By Anne Gilbert
Good examples of the changing tastes of collectors are the miniature ceramic cottages and castles made in England and Scotland from the early 19th to early 20th century. Among top-quality makers were Derby, Worcester, Rockingham, Swansea, Coalport and many of the Staffordshire potters, such as Copeland and Minton.
Less well-known are pieces made at the Goss factory. Yet in 1912, there were 1,000 members of the League of Goss Collectors.
Many early pieces were used to burn incense. The little cottages were referred to as pastille burners. The roof and walls were lifted off the base.
Sizes of these ceramic pieces varied from a 31/2-inch-tall cottage to a 12-inch replica of a town hall that doubled as a watch holder.
Dwellings made by the Goss factory were Parian ware (an unglazed porcelain that resembles marble). Goss, hoping to capture the American market, made models of Massachusetts Hall and that state's Holden Chapel. He also made a replica of Sulgrave Manor of Northhampton, England, where George Washington's great-grandfather was born.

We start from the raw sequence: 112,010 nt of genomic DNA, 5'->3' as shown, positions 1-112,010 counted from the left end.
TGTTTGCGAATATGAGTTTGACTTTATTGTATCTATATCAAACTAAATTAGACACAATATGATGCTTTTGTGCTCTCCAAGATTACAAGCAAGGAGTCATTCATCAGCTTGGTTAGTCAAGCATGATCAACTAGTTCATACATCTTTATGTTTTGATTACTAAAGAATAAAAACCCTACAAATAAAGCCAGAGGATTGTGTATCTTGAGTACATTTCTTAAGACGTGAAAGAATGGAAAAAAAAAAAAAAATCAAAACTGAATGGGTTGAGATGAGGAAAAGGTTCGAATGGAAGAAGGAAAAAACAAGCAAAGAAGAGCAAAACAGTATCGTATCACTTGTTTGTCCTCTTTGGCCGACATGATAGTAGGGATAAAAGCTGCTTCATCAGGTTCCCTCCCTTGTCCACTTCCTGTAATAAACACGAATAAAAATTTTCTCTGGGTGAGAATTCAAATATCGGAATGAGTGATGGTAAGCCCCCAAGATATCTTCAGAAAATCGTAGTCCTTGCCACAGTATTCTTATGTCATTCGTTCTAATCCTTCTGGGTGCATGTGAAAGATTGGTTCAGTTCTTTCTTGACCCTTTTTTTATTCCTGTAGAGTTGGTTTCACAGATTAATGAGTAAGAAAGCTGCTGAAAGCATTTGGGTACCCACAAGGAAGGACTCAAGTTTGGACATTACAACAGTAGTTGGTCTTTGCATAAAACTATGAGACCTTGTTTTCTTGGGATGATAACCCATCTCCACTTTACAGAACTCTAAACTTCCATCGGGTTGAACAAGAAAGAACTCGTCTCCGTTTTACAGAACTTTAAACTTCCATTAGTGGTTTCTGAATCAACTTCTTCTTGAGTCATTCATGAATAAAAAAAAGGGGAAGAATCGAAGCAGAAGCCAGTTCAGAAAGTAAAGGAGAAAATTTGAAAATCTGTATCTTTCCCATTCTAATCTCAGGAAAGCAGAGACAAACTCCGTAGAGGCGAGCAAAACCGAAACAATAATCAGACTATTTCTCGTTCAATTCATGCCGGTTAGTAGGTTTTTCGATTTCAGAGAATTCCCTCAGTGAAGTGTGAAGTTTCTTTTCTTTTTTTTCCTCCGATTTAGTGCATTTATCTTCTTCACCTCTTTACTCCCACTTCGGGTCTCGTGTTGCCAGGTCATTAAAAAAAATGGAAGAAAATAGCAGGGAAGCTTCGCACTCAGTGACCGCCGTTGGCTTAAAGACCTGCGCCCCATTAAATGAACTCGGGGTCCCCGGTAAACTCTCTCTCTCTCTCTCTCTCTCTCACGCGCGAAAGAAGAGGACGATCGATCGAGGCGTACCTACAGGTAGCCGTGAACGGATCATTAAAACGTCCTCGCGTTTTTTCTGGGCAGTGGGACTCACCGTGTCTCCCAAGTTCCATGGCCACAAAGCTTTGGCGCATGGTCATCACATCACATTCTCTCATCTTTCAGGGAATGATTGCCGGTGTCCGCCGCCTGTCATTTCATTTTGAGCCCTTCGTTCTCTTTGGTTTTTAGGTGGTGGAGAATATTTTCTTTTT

Among the most rare and expensive ceramic models are the detailed toy villages made by Staffordshire potters around 1810. Painted in simulated bright red bricks, they have store signs such as "Baker" and "Confectioner."
The more unusual the subject, the more expensive it is. A Staffordshire spill vase in the form of a fort could sell for $1,500.
I bought an oval library table at an estate auction in Kings Mills. The seller said it came from the King mansion, whose owners owned the King's Powder plant. Any idea of its age and value?
Your American (Federal, 1805-1810) center table, if authentic, could sell for at least $7,000.
Contact Anne Gilbert by mail: c/o Cincinnati Enquirer, 312 Elm St., Cincinnati 45202. Photos cannot be returned.
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